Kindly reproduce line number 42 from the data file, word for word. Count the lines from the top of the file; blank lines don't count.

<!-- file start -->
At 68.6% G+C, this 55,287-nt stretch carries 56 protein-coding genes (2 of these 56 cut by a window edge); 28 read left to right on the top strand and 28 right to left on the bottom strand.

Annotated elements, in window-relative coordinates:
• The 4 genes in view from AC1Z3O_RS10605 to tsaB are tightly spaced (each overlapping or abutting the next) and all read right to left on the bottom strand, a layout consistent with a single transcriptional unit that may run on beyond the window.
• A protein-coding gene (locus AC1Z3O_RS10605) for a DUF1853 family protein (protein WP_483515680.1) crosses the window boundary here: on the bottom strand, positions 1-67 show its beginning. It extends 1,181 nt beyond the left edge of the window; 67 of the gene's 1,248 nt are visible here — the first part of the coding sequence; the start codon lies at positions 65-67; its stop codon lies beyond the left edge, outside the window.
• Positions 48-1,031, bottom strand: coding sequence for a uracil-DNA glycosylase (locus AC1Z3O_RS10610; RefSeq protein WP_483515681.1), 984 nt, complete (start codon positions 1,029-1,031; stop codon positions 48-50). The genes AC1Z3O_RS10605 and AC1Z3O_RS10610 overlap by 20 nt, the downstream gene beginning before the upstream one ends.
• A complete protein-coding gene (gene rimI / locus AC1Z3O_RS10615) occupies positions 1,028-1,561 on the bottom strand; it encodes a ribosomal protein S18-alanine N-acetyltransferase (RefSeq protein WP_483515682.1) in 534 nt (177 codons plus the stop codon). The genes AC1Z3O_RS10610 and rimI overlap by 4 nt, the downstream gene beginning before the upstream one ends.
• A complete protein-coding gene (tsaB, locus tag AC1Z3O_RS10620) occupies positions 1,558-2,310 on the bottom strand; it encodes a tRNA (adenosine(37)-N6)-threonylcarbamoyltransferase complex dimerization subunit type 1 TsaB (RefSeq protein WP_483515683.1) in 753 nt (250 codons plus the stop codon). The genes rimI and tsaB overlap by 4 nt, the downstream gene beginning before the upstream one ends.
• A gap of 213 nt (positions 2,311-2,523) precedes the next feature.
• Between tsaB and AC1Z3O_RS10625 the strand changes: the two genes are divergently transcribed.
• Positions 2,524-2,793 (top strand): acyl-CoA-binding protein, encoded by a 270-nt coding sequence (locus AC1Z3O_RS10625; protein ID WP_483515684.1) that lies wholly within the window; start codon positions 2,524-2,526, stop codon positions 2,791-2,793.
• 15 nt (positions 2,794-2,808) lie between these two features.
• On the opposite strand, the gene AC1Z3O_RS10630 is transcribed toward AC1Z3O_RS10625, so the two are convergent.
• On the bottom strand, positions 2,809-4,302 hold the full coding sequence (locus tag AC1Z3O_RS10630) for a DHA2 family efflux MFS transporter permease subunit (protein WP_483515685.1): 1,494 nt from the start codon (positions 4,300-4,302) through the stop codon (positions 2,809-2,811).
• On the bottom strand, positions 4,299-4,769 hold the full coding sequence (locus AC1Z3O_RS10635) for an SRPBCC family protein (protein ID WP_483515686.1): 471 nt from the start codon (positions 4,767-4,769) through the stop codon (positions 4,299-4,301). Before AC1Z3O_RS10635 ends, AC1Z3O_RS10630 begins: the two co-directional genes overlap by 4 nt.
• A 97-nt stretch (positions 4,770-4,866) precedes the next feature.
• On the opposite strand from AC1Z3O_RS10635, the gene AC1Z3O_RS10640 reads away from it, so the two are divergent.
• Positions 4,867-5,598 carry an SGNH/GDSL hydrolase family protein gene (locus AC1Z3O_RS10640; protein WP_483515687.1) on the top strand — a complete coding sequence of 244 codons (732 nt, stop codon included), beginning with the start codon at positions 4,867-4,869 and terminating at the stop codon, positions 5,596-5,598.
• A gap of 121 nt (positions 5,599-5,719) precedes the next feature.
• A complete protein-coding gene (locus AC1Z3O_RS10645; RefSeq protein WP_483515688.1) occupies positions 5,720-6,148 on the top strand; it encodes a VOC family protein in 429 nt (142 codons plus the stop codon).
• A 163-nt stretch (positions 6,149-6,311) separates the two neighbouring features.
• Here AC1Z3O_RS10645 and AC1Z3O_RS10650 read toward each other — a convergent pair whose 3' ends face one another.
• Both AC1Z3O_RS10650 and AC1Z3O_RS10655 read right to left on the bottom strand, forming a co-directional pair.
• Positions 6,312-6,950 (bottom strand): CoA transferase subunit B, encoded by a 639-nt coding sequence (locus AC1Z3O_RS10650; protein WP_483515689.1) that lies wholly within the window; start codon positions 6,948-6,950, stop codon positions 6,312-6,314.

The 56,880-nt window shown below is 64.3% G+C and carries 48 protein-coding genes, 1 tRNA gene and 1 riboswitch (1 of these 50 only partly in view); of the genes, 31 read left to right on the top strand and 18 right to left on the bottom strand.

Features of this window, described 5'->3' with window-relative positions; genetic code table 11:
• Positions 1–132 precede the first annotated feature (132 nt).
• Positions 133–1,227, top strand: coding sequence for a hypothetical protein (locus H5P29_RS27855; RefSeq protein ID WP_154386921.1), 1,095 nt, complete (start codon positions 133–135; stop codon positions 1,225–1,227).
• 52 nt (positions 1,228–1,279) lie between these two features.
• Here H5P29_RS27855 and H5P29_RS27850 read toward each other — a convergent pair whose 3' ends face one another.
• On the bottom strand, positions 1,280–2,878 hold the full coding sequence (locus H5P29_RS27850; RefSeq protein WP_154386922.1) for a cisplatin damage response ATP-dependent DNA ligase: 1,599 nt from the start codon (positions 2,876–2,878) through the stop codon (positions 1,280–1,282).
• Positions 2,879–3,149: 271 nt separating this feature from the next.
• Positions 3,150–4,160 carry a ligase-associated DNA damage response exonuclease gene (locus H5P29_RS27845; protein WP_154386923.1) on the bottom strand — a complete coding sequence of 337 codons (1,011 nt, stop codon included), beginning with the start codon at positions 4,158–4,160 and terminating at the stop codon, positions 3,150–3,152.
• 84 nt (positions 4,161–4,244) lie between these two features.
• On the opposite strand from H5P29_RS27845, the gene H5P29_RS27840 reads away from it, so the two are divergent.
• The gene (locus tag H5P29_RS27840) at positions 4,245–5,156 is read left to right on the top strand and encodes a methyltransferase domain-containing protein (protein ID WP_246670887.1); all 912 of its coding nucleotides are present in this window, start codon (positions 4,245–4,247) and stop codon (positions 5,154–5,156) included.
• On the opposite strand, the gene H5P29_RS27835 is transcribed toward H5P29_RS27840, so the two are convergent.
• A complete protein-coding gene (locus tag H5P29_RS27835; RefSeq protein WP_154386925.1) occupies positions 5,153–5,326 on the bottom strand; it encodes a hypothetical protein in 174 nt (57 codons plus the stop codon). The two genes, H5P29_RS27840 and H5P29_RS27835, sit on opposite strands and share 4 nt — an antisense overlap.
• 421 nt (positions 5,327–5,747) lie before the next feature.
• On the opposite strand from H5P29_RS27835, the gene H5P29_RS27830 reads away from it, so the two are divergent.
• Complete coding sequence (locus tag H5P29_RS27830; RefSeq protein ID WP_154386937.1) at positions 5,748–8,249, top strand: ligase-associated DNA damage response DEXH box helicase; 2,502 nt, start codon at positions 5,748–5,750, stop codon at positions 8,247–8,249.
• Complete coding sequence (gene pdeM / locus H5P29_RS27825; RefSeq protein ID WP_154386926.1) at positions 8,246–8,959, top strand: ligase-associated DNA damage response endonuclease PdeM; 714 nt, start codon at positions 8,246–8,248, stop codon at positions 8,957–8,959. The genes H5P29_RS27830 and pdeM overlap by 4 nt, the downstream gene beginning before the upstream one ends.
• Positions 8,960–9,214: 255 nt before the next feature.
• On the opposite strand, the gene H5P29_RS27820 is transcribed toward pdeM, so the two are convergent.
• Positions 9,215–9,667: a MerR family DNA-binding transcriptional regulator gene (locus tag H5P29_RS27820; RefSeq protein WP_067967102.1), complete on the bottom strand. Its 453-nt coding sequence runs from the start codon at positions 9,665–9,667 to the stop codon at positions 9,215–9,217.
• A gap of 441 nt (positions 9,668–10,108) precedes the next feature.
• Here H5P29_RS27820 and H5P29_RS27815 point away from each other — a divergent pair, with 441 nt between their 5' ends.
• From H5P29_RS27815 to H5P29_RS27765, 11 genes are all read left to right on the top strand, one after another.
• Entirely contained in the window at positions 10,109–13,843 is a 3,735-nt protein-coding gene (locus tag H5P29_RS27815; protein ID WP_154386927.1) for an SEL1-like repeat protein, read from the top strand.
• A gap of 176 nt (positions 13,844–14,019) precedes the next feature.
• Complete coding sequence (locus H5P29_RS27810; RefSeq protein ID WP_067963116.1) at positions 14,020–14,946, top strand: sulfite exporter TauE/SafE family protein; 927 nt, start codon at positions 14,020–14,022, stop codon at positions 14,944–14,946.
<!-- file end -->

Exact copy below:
• Positions 8,960–9,214: 255 nt before the next feature.